Native Species on San Nicolas Island are Now Free to Reclaim Their Island Home

Event Marks Successful Completion of Seabird Restoration Project on San Nicolas Island

Press release
Ventura, CA – Partners from the Montrose Settlements Restoration Program, the U.S. Navy, Island Conservation, Institute for Wildlife Studies and The Humane Society of the United States gathered on San Nicolas Island yesterday to formally announce the successful completion of the San Nicolas Island seabird restoration project.

Navy-owned San Nicolas Island, located off the coast of southern California, provides vital nesting habitat for native seabirds and shorebirds.

Species known to nest on San Nicolas Island include western gulls, Brandt’s cormorants and the federally threatened western snowy plover. The island is also home to the island night lizard which is federally listed as threatened and the island fox, listed by the State of California as a threatened species.

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Cats were likely first brought to San Nicolas Island in the 1950s. Left behind by military personnel returning to the mainland, the cat population expanded and impacted native seabirds on the island, many of which nest on the ground.

Removal of the feral cats from San Nicolas Island was identified as a high priority project for the Montrose Settlements Restoration Program and was also a recommended management action by the Navy in their Integrated Natural Resources Management Plan.

“I want to thank the Montrose Settlement Trustee Council, Institute for Wildlife Studies, Island Conservation, and the Humane Society of the United States in working with the Navy to form a partnership that would accomplish the goal of removing all feral cats on SNI,” said CAPT Jim McHugh, USN, Commanding Officer, Naval Base Ventura County. “The removal of cats from SNI is an enormous complement to our ongoing Natural Resource Management Program for the island, and will help restore the natural balance to the island’s ecosystem.”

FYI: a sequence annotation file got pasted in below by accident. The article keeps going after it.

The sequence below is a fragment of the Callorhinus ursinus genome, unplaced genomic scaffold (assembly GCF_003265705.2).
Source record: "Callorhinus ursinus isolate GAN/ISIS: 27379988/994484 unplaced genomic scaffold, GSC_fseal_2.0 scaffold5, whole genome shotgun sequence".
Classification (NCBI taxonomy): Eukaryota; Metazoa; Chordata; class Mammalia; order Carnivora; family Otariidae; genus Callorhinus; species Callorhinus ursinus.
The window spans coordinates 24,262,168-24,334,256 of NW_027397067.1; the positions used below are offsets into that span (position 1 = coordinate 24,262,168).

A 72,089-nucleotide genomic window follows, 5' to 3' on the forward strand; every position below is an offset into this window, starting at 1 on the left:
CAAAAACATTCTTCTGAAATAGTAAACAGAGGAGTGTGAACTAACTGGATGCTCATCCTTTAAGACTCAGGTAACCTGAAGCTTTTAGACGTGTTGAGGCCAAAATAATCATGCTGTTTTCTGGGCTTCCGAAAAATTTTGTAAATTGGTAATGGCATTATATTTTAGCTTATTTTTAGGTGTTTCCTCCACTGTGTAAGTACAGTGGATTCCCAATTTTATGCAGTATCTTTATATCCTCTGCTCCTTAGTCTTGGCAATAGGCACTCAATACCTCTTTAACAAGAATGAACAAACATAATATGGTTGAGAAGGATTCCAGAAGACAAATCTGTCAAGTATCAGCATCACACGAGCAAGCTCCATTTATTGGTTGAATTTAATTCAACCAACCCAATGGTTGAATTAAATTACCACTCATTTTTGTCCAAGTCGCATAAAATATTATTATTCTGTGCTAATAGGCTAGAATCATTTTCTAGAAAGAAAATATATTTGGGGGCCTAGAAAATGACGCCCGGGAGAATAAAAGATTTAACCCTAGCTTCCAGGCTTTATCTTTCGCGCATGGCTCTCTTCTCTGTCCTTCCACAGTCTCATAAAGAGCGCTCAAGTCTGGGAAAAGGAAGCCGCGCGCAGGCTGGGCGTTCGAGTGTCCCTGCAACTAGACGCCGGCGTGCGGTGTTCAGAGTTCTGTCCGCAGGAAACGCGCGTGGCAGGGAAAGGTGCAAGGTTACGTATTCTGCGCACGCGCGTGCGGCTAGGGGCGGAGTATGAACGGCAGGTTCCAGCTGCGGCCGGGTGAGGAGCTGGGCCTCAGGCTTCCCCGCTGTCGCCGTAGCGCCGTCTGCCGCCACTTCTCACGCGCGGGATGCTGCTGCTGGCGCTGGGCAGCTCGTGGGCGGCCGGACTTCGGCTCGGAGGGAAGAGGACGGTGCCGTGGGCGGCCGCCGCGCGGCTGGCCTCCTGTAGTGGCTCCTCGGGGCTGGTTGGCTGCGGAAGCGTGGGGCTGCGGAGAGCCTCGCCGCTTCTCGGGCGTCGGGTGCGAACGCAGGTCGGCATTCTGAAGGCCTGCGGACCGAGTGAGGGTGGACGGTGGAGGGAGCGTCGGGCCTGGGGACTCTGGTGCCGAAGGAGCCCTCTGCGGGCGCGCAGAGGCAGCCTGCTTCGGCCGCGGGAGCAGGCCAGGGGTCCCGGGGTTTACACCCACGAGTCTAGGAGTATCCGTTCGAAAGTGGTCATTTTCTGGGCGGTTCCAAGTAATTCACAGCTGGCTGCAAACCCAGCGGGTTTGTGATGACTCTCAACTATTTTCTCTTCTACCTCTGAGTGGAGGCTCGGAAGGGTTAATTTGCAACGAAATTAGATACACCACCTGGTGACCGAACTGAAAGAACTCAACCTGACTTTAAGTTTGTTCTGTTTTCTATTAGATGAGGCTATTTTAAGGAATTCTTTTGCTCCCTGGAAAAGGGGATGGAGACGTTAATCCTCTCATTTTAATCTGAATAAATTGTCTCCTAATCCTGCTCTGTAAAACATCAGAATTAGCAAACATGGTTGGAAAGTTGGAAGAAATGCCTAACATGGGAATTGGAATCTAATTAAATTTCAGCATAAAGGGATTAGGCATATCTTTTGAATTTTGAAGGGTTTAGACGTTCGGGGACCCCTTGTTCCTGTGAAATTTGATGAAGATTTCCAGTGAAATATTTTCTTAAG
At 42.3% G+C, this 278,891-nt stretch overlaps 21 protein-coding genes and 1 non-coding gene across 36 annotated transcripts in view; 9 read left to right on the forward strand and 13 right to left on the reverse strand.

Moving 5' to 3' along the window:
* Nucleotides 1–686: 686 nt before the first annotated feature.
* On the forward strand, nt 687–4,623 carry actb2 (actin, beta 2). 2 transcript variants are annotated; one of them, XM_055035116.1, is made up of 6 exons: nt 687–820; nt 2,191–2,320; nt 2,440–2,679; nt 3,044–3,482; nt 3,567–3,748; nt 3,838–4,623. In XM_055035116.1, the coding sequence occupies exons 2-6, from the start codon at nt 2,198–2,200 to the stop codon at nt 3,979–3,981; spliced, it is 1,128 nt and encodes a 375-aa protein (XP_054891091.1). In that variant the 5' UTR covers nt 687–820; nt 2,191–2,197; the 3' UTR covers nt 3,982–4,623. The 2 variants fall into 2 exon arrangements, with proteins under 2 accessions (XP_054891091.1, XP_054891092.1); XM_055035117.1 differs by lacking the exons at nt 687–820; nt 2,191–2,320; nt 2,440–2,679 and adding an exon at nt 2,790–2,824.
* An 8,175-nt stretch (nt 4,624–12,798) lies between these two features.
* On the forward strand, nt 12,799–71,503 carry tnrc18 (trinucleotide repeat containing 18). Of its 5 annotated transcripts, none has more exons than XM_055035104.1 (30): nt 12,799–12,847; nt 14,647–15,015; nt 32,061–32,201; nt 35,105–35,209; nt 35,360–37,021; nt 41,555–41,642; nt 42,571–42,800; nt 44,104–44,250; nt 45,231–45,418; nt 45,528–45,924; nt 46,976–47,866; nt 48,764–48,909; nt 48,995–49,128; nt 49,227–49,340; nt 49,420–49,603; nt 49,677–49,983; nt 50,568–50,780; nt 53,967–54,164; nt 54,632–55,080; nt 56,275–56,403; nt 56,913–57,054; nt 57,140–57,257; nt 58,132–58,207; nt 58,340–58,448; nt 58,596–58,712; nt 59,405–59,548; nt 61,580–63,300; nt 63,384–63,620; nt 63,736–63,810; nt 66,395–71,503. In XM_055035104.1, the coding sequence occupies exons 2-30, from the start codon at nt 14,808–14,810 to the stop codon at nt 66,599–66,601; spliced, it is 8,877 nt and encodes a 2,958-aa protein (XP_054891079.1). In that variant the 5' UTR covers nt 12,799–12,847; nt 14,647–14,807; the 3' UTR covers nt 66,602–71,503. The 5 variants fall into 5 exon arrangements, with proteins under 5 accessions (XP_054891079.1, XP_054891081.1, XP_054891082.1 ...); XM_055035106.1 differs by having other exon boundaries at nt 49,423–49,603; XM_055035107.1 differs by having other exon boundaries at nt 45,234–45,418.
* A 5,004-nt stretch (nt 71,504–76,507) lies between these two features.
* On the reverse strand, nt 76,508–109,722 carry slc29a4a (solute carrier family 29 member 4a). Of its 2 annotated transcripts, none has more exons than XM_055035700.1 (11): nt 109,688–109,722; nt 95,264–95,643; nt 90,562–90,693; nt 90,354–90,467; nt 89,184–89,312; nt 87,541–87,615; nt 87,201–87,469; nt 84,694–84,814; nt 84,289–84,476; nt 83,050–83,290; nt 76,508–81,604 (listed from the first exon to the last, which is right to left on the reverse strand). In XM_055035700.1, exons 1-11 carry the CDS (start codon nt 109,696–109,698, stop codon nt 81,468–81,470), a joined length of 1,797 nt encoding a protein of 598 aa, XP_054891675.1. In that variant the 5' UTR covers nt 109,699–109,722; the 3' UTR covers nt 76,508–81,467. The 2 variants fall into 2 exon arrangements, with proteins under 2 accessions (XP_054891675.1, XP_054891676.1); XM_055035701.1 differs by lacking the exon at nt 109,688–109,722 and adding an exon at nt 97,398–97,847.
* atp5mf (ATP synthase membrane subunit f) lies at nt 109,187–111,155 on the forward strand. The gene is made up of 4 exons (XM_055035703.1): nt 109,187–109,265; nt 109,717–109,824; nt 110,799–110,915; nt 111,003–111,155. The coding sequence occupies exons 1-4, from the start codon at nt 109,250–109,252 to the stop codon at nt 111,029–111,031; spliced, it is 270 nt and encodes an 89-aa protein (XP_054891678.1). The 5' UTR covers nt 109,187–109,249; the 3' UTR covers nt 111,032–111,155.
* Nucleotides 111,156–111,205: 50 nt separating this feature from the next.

After extensive planning, active removal of the feral cats started in June 2009. A year later the last feral cat was detected and removed. Two years of follow up monitoring using remote cameras did not detect any cats and the project is now deemed to be 100 percent successful.

The Humane Society of the United States provided for the transport, care, and permanent housing of the captured feral cats in a sanctuary on the mainland. A total of 59 cats were transported to the sanctuary.


“This project reflects what can be accomplished by bringing together multiple partners with a diverse array of expertise to achieve a common goal,” said Jim Bartel, Field Supervisor of the U.S. Fish and Wildlife Service’s Carlsbad Office.


Restoring the natural balance of island ecosystems through the removal of non-native species has been shown to have significant positive effects. On Santa Barbara Island feral cats have been removed and that island is now able to support the largest colony of Xantus’s murrelets in the U.S.


“The successful completion of this restoration project is another important step in the MSRP’s work to aid natural resources affected by the releases of DDT and PCBs into the southern California marine environment,” said Jennifer Boyce, Manager for the Montrose Settlements Restoration Program.


The MSRP expects colonies of western gulls, Brandt’s cormorants on San Nicolas Island will also show improved nesting success. Aerial monitoring will occur in 2013.

This project was selected to receive a Natural Resources Conservation Communication, Conservation Partnerships award from the National Military Fish and Wildlife Association. The award will be presented to the partners at the NMFWA meeting taking place March 12-16 in Atlanta, GA.
For information about the San Nicolas Island cats in their new home, visit
Download a .pdf of this press release here.

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